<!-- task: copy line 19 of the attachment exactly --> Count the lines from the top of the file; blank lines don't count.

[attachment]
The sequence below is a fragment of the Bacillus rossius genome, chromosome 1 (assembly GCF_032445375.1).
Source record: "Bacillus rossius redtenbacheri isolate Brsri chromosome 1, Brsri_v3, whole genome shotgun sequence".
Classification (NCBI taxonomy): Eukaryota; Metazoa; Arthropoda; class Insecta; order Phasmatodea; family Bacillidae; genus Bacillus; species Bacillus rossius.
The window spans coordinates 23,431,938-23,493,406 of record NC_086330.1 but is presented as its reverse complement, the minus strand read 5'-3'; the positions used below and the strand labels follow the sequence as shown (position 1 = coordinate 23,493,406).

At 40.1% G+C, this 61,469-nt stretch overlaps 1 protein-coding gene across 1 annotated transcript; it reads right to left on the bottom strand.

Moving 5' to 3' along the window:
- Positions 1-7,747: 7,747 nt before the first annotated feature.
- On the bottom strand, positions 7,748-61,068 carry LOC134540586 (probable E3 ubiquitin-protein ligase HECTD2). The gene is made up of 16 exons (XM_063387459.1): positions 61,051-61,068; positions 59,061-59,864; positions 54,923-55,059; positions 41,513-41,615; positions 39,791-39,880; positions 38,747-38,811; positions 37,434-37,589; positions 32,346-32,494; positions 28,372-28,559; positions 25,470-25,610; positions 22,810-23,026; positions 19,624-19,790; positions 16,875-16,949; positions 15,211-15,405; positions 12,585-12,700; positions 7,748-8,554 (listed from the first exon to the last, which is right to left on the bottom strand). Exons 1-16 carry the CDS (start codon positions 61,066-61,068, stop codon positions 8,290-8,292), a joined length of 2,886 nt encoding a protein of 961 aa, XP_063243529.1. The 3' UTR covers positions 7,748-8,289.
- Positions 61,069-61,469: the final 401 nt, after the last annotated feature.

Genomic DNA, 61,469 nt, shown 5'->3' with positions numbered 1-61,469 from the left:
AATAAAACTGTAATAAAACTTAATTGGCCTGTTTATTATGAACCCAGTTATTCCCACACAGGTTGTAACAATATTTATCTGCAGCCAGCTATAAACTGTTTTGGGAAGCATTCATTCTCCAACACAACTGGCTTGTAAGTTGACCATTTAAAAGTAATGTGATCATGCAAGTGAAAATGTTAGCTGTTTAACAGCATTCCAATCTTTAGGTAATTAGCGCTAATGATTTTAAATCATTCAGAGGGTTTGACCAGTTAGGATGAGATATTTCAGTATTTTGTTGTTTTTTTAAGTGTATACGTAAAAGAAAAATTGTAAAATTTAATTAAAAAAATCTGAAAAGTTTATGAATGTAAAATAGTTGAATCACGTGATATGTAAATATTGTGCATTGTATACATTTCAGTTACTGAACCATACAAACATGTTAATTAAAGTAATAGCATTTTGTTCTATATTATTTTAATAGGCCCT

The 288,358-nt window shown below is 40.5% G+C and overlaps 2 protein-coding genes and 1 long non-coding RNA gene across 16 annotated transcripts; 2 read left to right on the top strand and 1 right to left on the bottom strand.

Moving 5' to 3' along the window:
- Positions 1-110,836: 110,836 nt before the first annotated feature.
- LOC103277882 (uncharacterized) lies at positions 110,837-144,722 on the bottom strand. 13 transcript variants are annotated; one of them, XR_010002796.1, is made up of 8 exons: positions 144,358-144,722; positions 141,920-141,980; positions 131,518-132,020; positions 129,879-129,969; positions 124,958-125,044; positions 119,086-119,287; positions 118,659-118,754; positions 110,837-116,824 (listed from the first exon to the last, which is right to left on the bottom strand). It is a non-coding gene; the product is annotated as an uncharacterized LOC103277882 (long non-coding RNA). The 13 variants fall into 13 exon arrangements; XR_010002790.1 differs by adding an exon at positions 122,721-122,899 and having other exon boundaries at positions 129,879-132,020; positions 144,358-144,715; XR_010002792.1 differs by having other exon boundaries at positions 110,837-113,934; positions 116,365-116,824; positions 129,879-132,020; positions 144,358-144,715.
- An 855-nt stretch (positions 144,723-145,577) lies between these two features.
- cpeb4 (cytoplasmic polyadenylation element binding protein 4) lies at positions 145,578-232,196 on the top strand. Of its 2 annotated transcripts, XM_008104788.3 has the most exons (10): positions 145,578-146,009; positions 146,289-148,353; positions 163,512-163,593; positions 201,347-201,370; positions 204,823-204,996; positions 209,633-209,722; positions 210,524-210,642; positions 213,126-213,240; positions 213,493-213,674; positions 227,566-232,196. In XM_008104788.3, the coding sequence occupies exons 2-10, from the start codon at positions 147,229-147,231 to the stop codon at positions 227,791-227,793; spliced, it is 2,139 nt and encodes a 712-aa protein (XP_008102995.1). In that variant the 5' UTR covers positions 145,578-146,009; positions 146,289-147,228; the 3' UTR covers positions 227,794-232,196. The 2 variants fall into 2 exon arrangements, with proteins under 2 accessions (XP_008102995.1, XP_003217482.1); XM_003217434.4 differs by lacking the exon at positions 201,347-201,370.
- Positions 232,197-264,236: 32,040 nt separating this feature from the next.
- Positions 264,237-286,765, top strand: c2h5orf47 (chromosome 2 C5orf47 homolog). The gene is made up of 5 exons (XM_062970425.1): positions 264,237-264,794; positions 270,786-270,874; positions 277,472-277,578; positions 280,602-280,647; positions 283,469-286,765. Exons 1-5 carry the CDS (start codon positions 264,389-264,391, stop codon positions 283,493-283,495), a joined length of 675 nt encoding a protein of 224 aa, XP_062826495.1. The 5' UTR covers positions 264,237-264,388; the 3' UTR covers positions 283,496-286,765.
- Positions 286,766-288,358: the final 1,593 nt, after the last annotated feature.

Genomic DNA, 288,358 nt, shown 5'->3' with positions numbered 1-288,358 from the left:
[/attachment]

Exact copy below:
- Positions 264,237-286,765, top strand: c2h5orf47 (chromosome 2 C5orf47 homolog). The gene is made up of 5 exons (XM_062970425.1): positions 264,237-264,794; positions 270,786-270,874; positions 277,472-277,578; positions 280,602-280,647; positions 283,469-286,765. Exons 1-5 carry the CDS (start codon positions 264,389-264,391, stop codon positions 283,493-283,495), a joined length of 675 nt encoding a protein of 224 aa, XP_062826495.1. The 5' UTR covers positions 264,237-264,388; the 3' UTR covers positions 283,496-286,765.